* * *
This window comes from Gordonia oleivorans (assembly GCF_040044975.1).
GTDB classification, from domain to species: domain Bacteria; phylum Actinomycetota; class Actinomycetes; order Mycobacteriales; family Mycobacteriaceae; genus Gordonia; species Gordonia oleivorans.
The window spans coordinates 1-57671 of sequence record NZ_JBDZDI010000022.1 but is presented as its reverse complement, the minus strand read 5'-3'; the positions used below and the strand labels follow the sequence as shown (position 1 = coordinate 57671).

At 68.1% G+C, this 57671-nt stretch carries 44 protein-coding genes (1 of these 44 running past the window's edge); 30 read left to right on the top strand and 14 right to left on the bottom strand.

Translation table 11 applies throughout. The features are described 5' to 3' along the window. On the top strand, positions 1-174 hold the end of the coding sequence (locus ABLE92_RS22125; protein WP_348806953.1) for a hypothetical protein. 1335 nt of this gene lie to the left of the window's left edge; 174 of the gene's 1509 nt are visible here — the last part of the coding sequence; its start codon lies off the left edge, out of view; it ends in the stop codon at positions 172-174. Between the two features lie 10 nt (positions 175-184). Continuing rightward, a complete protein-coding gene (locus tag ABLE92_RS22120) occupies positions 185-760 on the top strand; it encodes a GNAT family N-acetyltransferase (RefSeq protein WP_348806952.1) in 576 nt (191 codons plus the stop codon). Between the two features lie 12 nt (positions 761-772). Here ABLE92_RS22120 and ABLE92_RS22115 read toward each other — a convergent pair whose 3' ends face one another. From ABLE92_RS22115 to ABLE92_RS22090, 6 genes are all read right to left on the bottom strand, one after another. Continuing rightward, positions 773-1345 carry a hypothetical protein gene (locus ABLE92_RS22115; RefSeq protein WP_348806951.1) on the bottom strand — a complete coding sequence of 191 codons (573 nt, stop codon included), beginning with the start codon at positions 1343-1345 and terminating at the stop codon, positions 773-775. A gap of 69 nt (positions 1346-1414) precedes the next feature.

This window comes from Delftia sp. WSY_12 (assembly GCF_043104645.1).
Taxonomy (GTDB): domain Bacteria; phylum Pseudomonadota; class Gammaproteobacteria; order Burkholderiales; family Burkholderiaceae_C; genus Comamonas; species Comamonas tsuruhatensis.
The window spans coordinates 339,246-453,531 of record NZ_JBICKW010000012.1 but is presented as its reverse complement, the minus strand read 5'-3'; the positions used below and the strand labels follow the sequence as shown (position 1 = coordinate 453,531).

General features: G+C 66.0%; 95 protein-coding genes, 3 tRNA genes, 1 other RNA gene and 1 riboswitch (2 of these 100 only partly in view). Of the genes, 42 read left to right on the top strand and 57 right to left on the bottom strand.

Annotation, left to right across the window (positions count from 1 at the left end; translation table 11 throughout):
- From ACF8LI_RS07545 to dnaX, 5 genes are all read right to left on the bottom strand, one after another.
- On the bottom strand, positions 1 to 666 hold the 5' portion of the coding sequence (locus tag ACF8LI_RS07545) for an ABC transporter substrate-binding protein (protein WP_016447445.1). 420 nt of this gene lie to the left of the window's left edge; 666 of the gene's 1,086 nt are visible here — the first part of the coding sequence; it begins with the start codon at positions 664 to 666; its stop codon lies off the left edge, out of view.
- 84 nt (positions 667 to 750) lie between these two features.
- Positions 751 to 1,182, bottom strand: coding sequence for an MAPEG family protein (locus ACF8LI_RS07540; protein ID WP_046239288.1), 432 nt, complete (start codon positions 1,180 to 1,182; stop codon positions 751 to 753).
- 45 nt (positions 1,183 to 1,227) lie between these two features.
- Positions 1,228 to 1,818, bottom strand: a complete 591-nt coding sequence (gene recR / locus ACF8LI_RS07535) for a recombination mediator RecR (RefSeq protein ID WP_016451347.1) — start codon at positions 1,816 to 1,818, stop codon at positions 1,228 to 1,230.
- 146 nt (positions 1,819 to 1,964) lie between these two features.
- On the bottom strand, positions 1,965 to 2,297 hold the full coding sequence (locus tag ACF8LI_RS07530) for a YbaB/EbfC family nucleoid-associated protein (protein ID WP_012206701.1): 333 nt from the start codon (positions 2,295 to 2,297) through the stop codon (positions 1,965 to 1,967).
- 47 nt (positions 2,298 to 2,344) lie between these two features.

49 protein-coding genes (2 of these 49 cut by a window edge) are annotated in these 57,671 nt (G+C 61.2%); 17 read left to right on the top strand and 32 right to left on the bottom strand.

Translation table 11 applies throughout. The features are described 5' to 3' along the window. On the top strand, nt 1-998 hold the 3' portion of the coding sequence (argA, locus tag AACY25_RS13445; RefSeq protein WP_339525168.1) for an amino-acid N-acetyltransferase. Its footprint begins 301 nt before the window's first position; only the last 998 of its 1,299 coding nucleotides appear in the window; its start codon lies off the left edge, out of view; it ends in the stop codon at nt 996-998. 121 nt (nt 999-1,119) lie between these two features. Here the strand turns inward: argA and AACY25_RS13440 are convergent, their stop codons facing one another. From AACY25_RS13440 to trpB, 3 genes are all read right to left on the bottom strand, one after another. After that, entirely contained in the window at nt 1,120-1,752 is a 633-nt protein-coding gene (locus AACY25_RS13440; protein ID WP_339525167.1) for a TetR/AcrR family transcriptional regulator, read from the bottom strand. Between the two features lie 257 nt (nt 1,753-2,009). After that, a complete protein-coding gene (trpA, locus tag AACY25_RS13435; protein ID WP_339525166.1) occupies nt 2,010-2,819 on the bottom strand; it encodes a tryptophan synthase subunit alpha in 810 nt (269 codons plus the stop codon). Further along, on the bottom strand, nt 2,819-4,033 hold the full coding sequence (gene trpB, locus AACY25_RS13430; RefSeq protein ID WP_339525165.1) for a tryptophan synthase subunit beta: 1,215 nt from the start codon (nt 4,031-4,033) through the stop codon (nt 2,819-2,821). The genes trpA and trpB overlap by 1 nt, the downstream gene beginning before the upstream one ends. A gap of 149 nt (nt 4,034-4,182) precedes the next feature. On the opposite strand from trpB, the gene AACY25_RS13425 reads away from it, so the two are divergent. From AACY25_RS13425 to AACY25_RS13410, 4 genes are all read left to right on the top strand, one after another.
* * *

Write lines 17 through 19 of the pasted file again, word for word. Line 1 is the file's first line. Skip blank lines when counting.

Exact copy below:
- 146 nt (positions 1,819 to 1,964) lie between these two features.
- On the bottom strand, positions 1,965 to 2,297 hold the full coding sequence (locus tag ACF8LI_RS07530) for a YbaB/EbfC family nucleoid-associated protein (protein ID WP_012206701.1): 333 nt from the start codon (positions 2,295 to 2,297) through the stop codon (positions 1,965 to 1,967).
- 47 nt (positions 2,298 to 2,344) lie between these two features.